She rubbed at her eyes, curious. "Something like what?"

"Write a letter," Angel said. When she gave him a bemused look, he went on defensively. "Hey, I read it in Dear Abby. You write a letter to the person who died and then you burn the letter." He removed his hands from her shoulders and tucked them into his pockets self-consciously. "I don't know, it could help," he muttered, almost under his breath as he turned away from her.

Lightly laying a hand on his shoulder, Gwen gave him a shaky smile when he looked back at her. "Got paper and a pen?"

Night spread out over the city; a blanket of hazy darkness. Angel stood on the roof of the building with Gwen. She held a folded piece of paper in her hands as she spoke to the sky.

"I never got to tell you how much I appreciated your kindness, John," she said. "I know this doesn't really make up for anything but I hope you can forgive me." She held out her hand.

Angel said, "Let me," and struck the lighter. Both he and Gwen had to cup their hands around the flame to make sure the paper caught.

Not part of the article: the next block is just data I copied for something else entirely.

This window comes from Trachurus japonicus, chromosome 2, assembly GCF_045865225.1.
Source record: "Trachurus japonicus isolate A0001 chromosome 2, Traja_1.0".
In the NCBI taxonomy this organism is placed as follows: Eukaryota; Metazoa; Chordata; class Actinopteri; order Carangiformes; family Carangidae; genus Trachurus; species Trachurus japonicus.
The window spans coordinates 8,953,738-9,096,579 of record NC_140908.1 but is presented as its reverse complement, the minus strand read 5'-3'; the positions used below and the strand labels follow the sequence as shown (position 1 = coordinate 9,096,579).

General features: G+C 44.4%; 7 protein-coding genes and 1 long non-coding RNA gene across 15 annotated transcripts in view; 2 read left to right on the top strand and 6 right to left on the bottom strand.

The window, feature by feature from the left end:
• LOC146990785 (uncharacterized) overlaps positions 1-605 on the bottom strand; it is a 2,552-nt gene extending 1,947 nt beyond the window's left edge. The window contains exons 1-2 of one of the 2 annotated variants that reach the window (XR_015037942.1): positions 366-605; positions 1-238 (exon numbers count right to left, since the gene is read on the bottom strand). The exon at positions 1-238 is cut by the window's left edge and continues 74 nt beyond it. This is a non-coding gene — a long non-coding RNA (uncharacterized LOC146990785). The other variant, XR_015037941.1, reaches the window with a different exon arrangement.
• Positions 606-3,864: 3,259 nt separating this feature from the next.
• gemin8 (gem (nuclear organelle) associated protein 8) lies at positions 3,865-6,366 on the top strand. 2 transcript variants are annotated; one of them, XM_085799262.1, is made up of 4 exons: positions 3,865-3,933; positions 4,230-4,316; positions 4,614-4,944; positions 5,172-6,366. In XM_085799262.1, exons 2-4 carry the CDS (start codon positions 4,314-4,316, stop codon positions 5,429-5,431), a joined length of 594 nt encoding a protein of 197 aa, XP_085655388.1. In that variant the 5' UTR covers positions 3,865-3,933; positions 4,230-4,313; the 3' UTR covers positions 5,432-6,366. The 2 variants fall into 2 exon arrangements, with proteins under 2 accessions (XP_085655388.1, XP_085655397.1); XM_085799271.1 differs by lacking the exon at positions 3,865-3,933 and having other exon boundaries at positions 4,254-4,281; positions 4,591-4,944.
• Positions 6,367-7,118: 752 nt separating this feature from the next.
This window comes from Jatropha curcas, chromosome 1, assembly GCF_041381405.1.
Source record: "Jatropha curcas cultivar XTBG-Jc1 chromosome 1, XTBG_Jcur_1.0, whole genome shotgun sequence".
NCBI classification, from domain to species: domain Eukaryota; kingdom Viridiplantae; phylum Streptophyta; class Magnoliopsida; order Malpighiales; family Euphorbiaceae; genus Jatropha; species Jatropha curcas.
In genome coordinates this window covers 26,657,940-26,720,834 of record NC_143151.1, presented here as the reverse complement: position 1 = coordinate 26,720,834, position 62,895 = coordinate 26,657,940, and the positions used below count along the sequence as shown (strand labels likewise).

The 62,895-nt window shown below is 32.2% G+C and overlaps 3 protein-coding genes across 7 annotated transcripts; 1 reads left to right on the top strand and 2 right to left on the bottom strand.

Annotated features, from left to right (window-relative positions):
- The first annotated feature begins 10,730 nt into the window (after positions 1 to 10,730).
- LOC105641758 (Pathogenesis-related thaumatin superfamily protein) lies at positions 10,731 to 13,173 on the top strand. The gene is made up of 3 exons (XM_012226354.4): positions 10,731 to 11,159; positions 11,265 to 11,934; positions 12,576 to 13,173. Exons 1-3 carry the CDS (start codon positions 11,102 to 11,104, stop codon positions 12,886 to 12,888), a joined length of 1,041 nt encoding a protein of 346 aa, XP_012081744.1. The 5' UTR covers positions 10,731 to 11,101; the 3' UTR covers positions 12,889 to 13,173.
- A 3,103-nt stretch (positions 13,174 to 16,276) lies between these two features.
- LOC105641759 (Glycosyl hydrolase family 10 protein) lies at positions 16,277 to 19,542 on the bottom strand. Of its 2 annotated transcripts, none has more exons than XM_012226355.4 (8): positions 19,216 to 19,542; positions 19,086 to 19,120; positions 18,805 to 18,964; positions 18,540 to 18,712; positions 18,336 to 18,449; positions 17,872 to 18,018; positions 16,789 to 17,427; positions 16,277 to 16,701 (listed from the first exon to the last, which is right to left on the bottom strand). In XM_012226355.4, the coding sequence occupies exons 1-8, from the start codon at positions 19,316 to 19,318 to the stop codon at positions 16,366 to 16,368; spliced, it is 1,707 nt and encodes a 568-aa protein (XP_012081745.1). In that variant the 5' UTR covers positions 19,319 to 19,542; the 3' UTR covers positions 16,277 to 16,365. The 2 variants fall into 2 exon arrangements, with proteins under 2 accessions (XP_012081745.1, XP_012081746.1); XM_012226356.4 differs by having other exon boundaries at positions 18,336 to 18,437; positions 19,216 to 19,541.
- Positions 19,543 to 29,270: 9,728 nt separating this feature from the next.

When it was burning well, not likely to go out, she sailed it out over the edge of the roof. The updraft caught it, taking the ashes higher until they dashed apart.

"Well," Gwen said and started as Angel flicked the lighter again.

Flame licked at another piece of paper and he thumbed the lid shut, dropping the lighter back in his pocket to watch the page burn. He looked like he was carved of fire for an instant, the way the colors played across his skin. Releasing the page as the fire ate dangerously close to his skin, he watched as it slipped over the edge of the building.

Gwen watched with him as the fire snuffed itself out.

"It doesn't really help at all, does it?" he asked, not looking at her.

Searching her feelings, Gwen found she couldn't lie. "Not one damned bit."